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The rampant spread of deepfakes brings significant risks—from creating nude images of minors to scamming individuals with fraudulent promotions using deepfakes of celebrities—the ability to distinguish AI-generated content (AIGC) from human-created ones has never been more crucial.
Watermarking, a common anti-counterfeiting measure seen in documents and currency, is one method to identify such content, with the addition of information that helps differentiate an AI-generated image from a non-AI-generated one. But a recent research paper concluded that simple or even advanced watermarking methods may not be really enough to prevent the risks associated with releasing AI material as human-made.
The research was conducted by a team of scientists at Nanyang Technological University, S-Lab, NTU, the Chongqing University, Shannon.AI, and the Zhejiang University.
One of the authors, Li Guanlin, told Decrypt that "the watermark can help people know if the content is generated by AI or humans.” But, he added, “If the watermark on AIGC is easy to remove or forge, we can freely make others believe an artwork is generated by AI by adding a watermark, or an AIGC is created by humans by removing the watermark."
The paper explored various vulnerabilities in current watermarking methods.
"The watermarking schemes for AIGC are vulnerable to adversarial attacks, which can remove the watermark without knowing the secret key," it reads. This vulnerability poses real-world implications, especially concerning misinformation or malicious use of AI-generated content.
“If some malicious users spread AI-generated fake images of some celebrities after removing the watermarks, it is impossible to prove the images are generated by AI, as we do not have enough evidence," Li told Decrypt.
Li and his team conducted a series of experiments testing the resilience and integrity of current watermarking methods on AI-generated content. They applied various techniques to remove or forge the watermarks, assessing the ease and effectiveness of each method. The results consistently showed that the watermarks could be compromised with relative ease.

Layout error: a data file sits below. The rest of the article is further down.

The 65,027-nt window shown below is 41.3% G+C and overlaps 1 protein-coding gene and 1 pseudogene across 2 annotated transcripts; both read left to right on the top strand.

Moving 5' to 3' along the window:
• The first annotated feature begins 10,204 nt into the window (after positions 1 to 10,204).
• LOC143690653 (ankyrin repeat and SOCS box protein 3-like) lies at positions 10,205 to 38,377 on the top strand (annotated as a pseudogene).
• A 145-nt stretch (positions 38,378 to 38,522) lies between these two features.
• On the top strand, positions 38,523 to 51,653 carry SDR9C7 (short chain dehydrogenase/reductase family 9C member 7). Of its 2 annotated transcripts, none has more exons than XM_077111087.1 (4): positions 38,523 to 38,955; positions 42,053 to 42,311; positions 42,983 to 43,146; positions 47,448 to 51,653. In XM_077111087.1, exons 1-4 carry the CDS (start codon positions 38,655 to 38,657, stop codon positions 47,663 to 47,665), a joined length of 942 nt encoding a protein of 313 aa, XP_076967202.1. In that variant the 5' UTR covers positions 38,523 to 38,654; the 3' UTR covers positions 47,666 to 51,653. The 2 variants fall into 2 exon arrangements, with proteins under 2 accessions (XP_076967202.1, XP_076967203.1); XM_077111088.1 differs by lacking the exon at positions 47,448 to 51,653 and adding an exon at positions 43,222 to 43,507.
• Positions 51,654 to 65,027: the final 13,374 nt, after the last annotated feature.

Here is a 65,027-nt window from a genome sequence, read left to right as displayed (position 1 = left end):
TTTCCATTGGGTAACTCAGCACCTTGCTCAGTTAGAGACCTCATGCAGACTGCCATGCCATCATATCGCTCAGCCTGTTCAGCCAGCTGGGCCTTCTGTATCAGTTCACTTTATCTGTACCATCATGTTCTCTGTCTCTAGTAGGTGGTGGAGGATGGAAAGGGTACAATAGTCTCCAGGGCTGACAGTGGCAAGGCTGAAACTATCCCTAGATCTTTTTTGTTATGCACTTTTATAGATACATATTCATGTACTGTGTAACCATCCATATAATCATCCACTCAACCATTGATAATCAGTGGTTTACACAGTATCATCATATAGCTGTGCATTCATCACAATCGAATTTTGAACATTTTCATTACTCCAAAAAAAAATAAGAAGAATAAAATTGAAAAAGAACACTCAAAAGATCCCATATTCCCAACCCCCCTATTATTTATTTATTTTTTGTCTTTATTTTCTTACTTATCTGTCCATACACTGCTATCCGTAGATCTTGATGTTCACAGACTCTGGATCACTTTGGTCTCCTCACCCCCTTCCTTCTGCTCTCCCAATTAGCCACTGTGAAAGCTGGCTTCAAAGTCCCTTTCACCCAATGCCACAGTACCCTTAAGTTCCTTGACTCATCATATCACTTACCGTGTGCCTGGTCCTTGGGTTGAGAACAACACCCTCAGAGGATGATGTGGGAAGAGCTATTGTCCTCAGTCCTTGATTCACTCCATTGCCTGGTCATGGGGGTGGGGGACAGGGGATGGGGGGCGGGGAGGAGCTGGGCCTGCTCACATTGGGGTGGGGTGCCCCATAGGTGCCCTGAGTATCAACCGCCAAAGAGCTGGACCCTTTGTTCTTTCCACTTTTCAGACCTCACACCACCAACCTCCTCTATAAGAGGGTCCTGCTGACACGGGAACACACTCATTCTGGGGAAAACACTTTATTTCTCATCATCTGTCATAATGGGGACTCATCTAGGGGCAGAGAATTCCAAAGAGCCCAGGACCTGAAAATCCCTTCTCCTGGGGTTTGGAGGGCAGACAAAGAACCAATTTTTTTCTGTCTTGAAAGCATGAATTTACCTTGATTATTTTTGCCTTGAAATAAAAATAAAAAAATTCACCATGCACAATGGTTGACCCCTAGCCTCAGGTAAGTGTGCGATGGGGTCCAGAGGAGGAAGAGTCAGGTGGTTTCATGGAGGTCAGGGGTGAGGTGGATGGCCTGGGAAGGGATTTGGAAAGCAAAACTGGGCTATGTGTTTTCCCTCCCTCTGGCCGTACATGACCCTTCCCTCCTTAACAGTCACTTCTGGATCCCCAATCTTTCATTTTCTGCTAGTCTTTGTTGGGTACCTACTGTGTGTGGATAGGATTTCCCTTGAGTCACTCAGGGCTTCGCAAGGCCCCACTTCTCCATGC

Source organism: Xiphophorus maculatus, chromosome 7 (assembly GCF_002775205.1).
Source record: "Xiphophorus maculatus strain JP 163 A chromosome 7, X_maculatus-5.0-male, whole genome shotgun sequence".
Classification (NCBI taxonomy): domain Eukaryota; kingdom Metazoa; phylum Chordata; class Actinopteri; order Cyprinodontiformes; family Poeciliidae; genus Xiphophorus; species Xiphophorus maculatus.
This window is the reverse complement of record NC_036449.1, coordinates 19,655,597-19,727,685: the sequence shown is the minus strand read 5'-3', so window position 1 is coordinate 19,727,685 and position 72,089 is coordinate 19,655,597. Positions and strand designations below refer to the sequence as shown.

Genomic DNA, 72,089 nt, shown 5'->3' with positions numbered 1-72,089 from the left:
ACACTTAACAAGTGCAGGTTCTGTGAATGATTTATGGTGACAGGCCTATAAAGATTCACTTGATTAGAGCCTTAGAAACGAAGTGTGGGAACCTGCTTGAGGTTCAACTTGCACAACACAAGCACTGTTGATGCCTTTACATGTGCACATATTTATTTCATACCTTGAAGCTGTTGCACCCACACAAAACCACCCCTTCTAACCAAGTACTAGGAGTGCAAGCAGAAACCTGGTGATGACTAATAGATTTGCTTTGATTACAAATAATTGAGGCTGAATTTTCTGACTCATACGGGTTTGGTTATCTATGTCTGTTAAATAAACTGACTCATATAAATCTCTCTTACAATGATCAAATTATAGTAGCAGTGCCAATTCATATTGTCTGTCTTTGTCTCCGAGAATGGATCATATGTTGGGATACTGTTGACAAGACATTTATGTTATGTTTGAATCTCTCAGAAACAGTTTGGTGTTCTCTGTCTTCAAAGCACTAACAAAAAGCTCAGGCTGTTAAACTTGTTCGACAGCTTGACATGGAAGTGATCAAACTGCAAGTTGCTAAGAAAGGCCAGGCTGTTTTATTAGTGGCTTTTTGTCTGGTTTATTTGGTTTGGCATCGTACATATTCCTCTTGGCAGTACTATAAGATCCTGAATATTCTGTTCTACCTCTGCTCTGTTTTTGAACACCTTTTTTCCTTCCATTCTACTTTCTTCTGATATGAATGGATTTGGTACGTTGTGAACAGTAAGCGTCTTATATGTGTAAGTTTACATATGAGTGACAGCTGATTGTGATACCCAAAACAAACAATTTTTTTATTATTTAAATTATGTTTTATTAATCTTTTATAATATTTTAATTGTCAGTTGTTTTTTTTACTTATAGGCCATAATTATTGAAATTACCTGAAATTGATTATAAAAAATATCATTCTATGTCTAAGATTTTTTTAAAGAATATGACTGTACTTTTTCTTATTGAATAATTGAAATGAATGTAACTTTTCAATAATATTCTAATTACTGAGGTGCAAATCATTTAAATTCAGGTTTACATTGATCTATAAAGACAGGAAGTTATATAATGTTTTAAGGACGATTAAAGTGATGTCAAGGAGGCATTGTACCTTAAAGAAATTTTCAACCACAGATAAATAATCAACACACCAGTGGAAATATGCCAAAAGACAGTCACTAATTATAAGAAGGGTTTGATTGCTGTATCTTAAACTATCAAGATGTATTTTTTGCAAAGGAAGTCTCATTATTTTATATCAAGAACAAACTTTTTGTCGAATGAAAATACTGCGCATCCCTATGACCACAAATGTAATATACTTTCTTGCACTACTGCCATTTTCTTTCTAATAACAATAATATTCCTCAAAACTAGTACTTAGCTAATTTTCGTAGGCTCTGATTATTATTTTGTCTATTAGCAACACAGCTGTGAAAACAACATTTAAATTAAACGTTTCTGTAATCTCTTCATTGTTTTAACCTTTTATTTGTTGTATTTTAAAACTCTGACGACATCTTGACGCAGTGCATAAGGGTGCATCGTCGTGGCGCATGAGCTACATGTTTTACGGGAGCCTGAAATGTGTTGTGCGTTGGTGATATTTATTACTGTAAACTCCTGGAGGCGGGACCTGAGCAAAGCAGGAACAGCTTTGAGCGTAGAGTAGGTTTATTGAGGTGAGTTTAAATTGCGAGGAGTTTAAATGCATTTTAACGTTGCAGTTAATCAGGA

Additionally, they evaluated the potential real-world implications of these vulnerabilities, especially in scenarios involving misinformation or malicious use of AI-generated content. The cumulative findings from these experiments and analyses led them to conclude that there is a pressing need for more robust watermarking mechanisms.
While companies like OpenAI have announced that they have developed methods to detect AI-generated content with 99% accuracy, the overall challenge remains. Current identification methods, such as metadata and invisible watermarking, have their limitations.
Li suggests that "it is better to combine some cryptography methods like digital signature with the existing watermarking schemes to protect AIGC," though the exact implementation remains unclear.
Other researchers have come up with a more extreme approach. As recently reported by Decrypt, a MIT team has proposed turning images into “poison” for AI models. If a “poisoned” image is used as input in a training dataset, the final model would produce bad results because it would pick up details that are not visible by the human eye but are highly influential in the training process. It would be like a deadly watermark that kills the model it trains.
The rapid advancements in AI, as highlighted by OpenAI CEO Sam Altman, suggest a future where AI's inherent thought processes could mirror human logic and intuition. With such advancements, the need for robust security measures like watermarking becomes even more paramount.
Li believes that "watermarking and content government are essential because they actually will not influence normal users," but the conflict between creators and adversaries persists. "It will always be a cat-and-mouse game... That is why we need to keep updating our watermarking schemes."